Adventures with AWS X-Ray and CDK - Part 3

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Adventures with AWS X-Ray and CDK - Part 3

Instrumenting a whole application

In this post I continue my adventures with X-Ray and try my hand at observing a whole application. In the previous posts in the series, I looked at using X-Ray in a small context. Here we will see what happens when an end-to-end process is traced and logged.

You can download the accompanying code and try it yourself from the GitHub repo.

The example application

The case study we looked at in the series on implementing Enterprise Integration patterns is an application that acts as a loan broker. The application in question receives a request containing the details of the loan required via an API, and then returns the best rate to a webhook.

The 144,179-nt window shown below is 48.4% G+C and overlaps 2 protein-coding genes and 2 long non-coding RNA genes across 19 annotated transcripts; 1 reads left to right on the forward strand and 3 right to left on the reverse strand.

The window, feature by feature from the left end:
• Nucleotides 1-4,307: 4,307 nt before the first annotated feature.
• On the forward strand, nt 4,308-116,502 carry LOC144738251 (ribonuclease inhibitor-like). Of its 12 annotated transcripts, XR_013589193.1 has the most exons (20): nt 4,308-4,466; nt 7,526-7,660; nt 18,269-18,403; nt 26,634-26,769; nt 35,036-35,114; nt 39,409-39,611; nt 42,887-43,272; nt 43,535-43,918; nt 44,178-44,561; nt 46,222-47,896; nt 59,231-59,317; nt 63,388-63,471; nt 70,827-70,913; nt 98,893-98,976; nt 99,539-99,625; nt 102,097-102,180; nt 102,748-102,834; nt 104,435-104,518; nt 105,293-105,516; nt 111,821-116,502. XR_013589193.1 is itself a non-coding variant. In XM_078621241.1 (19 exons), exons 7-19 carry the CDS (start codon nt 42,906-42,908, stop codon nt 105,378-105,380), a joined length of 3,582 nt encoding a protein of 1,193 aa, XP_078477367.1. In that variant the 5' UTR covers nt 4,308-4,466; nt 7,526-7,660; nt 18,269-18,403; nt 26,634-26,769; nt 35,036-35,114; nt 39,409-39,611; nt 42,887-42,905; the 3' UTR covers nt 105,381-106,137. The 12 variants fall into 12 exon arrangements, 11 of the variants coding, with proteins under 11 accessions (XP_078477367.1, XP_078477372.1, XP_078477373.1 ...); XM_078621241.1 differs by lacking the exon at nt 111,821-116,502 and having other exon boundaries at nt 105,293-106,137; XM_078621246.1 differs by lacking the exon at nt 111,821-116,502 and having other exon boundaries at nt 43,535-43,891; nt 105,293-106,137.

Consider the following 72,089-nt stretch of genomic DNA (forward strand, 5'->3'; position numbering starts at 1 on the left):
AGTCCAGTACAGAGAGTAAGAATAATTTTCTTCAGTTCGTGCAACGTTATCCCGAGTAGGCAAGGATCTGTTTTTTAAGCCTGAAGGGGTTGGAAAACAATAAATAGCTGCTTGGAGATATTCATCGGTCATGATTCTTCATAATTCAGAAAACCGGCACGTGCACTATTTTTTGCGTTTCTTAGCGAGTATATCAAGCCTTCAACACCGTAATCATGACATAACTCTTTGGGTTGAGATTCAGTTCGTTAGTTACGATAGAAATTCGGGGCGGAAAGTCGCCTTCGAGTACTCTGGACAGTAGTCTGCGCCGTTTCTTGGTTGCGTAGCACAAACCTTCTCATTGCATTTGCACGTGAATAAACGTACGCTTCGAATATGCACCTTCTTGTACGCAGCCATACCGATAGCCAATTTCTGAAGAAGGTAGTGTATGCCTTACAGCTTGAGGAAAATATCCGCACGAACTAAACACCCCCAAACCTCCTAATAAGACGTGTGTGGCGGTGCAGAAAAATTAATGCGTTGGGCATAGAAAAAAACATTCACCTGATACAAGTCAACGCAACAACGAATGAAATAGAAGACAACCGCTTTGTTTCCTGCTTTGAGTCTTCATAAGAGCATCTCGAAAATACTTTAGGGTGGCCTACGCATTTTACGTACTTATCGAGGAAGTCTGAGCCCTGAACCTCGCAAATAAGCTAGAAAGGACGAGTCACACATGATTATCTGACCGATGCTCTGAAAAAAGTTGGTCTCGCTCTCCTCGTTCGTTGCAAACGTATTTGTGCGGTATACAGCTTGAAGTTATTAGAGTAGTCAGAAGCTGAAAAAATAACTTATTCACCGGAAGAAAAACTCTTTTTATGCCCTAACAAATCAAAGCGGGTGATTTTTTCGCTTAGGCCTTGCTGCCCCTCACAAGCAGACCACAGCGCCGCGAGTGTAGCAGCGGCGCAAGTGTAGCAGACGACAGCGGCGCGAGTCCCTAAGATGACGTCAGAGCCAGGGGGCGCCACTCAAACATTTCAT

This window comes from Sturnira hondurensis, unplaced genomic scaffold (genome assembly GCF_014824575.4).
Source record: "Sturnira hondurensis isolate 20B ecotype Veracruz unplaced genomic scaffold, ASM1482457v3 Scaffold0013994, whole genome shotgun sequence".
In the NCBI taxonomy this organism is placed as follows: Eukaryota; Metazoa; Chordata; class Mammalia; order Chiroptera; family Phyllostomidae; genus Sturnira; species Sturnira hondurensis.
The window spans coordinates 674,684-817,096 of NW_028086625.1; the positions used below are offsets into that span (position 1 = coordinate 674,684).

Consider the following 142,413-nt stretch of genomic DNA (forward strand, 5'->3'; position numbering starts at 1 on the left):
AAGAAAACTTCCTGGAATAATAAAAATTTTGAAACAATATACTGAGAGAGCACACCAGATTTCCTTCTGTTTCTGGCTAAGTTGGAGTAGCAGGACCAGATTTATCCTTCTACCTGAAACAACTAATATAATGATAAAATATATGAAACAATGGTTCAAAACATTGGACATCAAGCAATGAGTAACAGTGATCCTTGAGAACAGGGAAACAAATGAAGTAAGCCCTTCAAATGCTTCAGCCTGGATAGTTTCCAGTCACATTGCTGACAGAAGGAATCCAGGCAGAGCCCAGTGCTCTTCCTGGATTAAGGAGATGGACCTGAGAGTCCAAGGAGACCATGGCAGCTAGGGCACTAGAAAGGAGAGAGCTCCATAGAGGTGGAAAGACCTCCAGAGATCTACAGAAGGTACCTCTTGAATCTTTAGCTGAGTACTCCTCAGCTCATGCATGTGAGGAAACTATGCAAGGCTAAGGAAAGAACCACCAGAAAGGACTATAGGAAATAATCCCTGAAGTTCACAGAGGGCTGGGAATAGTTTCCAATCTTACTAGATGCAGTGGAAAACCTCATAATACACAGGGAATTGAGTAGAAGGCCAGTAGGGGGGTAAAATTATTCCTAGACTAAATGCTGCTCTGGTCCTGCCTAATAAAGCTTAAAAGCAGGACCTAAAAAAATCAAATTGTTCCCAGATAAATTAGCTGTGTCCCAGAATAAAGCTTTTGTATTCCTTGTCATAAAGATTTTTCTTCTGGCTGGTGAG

The following diagram shows how we use a central EventBridge event bus to implement this.

Architecture diagram using EventBridge

View the service map

In the last post, I walked through how I added X-Ray to the whole application. Now when I run some requests through the API, we see the following service map.

Service map showing end-to-end application

What is quite clear from this picture, is that events are at the heart of this application.

Focus on events at the heart of the service map

Now, by clicking on the client, we can trace a request all the way through the application and out to the webhook.

Service map showing how to view traces from the client

However, when I tried this, I found something that was hindering the observability. Ironically, it was observability that I added in the post on Domain Observability.

Removing observability from tracing